Florida Trend | Florida's Business Authority

Broken bond: Miami is only municipality the SEC has sued twice

In September, a federal jury found that the city of Miami and its former budget director, Michael Boudreaux, committed securities fraud by misleading investors about its finances in the course of making bond offerings in 2009. In a civil case brought by the Securities and Exchange Commission, the jury found that the city made its finances appear healthier than they were by moving money from a fund where the money was earmarked for specific uses into its general fund — without properly disclosing the action to investors.

The verdict was the first by a federal jury in a case brought by the SEC against a municipality for securities violations.

Miami earlier had lost a similar case involving disclosures before an administrative judge and had agreed to cease and desist. The federal court now can consider violation of that previous order in assessing penalties. “No other municipality in the country has been sued twice by the SEC,” says Eric I. Bustillo, director of the SEC’s Miami regional office.

The SEC has been cracking down on municipalities for securities violations in recent years, but most cities settle before reaching trial — to avoid the time and expense of a trial or because they feel they will lose. Municipalities are active in issuing bonds and have more flexibility than publicly traded companies and other entities in their disclosures, securities specialists say.

Miami City Attorney Victoria Mendez says the city agreed to a $1-million penalty to end all appeals.

A $1-million penalty would be far more than the legal fees usually paid for an appeal, says Jan Douglas Atlas, a lawyer with Kopelowitz Ostrow Ferguson Weiselberg Gilbert who has extensive experience with securities cases and the SEC. He called the SEC court action against Miami “very unusual,” noting the SEC usually litigates against broker-dealers, venture capitalists and other entities, not municipalities.

Business Briefs

KEY WEST — The city will raise its parking rates to $3 per hour; 40% of the increase will go into the city’s Affordable Housing Trust Fund. Approximately 25% of the increase will go to alternative transportation programs.

MIAMI — The city agreed to contribute 40% of the money needed to finance the Underline, a publicprivate project that will develop a linear park on a 10-mile trail of land under the Metrorail elevated train line. Construction on the $120-million project is set to begin next year.

Ashkenazy Acquisition and General Growth Properties began a renovation of downtown’s open-air Bayside Marketplace.

The city commission gave final approval to the 25-acre, mixed-use Mana Wynwood. Also, developer Moishe Mana made a $10-million donation to Florida International University’s College of Architecture + the Arts for a Bauhaus education and art program. An affiliate of New York-based ASG Equities plans a two-story retail building called Wynwood Park on property it bought in Wynwood for $53.5 million. Midtown Miami’s first apartment tower, the 400- unit Midtown Five, will open in January.

MIAMI BEACH — Boston based Rock point Group purchased Aloft South Beach from developer JMH Development for $105 million. It immediately rebranded the 235-room hotel Gates Hotel South Beach (a Hilton brand).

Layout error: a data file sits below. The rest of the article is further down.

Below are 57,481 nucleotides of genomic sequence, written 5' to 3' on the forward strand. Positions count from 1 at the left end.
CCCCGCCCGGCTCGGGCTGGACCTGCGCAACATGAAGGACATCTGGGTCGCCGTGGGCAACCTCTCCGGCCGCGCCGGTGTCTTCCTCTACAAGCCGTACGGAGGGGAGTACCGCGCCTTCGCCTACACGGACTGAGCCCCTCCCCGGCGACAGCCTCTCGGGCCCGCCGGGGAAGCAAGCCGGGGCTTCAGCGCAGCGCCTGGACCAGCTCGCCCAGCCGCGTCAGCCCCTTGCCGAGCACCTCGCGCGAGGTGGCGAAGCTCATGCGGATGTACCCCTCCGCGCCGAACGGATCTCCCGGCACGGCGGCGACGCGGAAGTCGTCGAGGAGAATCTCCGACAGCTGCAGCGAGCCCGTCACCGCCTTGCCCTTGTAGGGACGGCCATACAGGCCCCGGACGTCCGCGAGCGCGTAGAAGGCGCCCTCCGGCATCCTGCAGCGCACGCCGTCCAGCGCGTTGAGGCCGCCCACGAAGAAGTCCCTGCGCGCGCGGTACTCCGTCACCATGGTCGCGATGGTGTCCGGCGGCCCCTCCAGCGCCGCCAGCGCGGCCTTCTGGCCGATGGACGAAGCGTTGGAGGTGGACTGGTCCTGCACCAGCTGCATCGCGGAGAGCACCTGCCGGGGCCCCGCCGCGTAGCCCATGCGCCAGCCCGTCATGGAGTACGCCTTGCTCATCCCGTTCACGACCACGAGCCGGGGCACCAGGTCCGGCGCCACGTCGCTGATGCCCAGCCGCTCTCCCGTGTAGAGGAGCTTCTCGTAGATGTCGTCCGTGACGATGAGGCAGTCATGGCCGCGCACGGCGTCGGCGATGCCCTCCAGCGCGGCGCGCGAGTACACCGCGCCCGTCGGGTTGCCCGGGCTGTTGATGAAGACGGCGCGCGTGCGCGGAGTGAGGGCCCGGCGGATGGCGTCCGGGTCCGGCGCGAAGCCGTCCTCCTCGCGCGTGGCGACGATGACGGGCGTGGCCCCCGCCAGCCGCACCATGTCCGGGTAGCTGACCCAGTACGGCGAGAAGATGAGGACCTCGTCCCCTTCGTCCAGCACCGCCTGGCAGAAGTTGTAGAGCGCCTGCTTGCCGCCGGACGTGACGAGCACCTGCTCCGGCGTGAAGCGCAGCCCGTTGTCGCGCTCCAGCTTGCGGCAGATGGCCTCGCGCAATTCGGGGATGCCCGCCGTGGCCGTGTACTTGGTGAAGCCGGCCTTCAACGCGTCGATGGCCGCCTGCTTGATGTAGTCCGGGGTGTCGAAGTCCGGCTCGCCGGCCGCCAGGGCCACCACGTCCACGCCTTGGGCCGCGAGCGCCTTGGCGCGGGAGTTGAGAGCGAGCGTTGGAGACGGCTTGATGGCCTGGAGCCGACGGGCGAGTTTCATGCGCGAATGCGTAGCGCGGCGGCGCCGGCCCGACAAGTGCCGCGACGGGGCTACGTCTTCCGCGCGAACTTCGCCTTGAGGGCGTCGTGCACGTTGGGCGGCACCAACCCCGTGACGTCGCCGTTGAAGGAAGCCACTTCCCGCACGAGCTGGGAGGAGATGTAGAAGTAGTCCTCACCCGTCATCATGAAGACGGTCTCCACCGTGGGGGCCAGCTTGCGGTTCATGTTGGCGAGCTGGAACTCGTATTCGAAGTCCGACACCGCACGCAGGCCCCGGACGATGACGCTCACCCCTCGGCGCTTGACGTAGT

MIAMI-DADE — The county commission approved a trust fund for affordable housing, starting with $10 million from general funds. International Port launched the prepaid Club Malecon card, which Americans visiting Cuba can use at ATMs, money exchange stores and many retail outlets. Lloyd Boggio, a former CEO of Carlisle Development Group, was the last of seven defendants to plead guilty for his role in a $36-million affordable housing fraud.

MEDLEY — SeaVee Boats plans to build a 150,000-sq.-ft. sport fishing boat manufacturing plant on a 9.1-acre former Superfund site it purchased for $5.3 million.

MONROE COUNTY — Florida Power & Light has begun drawing back a plume of saltwater from the freshwater Biscayne Aquifer. The utility’s Turkey Point nuclear power plant’s cooling canals generated the plume of ultra-salty water, which threatens the Florida Keys Aqueduct Authority’s well field. An infestation of New World screwworms has been infecting and killing Key deer and other animals.

The U.S. Department of Agriculture released radiated, sterile flies to help kill the screwworms, which are fly larvae.


Sheldon Anderson

» The Beacon Council named Sheldon Anderson, a former leader of Northern Trust in Florida and a former Beacon Council chairman, as interim president and CEO.

» Alfred Sanchez is the new president and CEO of the Greater Miami Chamber of Commerce. Sanchez had been CEO of American Red Cross South Florida. He replaces Barry Johnson, who is now president of the chamber’s South Florida Progress Foundation.

» Anna Rossie-Alvarez now runs ONE Sotheby’s International Realty’s new Miami-based commercial real estate company, ONE Commercial. She had been a director with ONE Sotheby’s.

» Gibraltar Private Bank & Trust promoted President Angel Medina to president and CEO. He replaced Adolfo Henriques, who remains the bank’s chairman.

Basel Business

Art Basel Miami Beach, the show that put Miami- Dade on the international art map, takes over Miami Beach — and extends into Miami with Art Week — Dec. 1-4. The Miami Beach show began in 2002 and last year attracted more than 70,000 visitors to the Miami Beach Convention Center and various nearby venues. This year, 269 galleries from around the world will display and sell work.